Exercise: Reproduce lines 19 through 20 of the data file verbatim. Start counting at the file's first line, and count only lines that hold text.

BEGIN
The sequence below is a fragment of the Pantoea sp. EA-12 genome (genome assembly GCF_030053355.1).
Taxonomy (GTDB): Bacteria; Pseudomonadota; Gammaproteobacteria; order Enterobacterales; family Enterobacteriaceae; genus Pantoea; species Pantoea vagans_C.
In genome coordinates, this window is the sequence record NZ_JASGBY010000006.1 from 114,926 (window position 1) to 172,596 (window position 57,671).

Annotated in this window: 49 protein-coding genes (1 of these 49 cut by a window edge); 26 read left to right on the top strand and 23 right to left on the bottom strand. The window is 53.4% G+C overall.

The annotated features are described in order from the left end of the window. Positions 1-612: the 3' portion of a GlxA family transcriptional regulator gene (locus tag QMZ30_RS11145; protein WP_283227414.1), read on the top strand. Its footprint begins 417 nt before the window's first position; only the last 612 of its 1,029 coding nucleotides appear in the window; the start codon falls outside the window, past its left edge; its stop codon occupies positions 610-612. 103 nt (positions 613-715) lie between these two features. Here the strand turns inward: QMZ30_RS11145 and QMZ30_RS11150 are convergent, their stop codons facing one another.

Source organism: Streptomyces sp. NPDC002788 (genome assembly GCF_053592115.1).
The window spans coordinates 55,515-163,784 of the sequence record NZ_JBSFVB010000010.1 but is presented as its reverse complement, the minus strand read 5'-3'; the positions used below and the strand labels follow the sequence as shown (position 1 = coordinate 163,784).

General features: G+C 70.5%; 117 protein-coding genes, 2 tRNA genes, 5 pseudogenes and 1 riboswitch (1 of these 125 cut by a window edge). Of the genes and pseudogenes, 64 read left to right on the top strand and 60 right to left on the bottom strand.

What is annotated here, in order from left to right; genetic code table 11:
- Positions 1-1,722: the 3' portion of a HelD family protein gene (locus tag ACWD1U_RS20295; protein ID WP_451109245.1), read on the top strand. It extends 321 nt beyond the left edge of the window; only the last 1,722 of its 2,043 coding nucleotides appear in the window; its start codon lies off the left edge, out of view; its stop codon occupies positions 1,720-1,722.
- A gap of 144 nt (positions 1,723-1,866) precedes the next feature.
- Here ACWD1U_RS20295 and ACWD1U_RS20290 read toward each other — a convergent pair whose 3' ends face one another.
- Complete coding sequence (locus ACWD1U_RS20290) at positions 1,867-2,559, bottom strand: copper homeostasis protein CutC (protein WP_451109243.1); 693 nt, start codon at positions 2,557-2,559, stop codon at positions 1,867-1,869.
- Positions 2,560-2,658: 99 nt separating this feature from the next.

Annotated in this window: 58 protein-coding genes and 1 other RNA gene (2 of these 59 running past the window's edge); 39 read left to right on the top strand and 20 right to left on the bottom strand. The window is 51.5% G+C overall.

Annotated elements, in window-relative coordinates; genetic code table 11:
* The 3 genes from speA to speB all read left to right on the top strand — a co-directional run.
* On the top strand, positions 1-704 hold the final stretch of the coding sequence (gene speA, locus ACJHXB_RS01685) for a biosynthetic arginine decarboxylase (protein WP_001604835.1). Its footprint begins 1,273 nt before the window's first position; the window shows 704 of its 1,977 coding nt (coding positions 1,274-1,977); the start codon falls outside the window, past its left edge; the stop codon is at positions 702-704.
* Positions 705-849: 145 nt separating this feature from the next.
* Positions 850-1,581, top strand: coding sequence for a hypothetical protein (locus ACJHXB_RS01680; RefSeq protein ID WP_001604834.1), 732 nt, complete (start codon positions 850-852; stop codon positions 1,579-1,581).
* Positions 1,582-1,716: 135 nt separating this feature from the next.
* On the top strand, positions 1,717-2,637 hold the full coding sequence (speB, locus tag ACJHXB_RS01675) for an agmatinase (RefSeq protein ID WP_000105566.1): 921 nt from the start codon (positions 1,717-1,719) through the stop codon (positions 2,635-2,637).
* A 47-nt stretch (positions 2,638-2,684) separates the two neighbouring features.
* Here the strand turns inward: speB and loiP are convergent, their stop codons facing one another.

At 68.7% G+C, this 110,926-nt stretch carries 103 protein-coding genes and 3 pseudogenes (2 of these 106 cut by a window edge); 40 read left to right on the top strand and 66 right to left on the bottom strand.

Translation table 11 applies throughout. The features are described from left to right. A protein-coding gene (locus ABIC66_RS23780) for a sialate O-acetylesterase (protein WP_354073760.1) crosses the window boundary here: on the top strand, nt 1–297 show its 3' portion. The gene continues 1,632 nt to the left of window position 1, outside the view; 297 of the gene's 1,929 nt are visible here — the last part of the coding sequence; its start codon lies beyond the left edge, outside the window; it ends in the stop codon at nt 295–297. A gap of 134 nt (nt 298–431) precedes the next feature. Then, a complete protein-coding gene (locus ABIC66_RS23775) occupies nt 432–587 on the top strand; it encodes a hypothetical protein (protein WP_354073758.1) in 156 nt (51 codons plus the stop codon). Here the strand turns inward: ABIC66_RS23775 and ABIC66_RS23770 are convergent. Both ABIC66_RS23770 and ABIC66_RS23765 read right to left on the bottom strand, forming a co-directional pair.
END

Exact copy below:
* Positions 705-849: 145 nt separating this feature from the next.
* Positions 850-1,581, top strand: coding sequence for a hypothetical protein (locus ACJHXB_RS01680; RefSeq protein ID WP_001604834.1), 732 nt, complete (start codon positions 850-852; stop codon positions 1,579-1,581).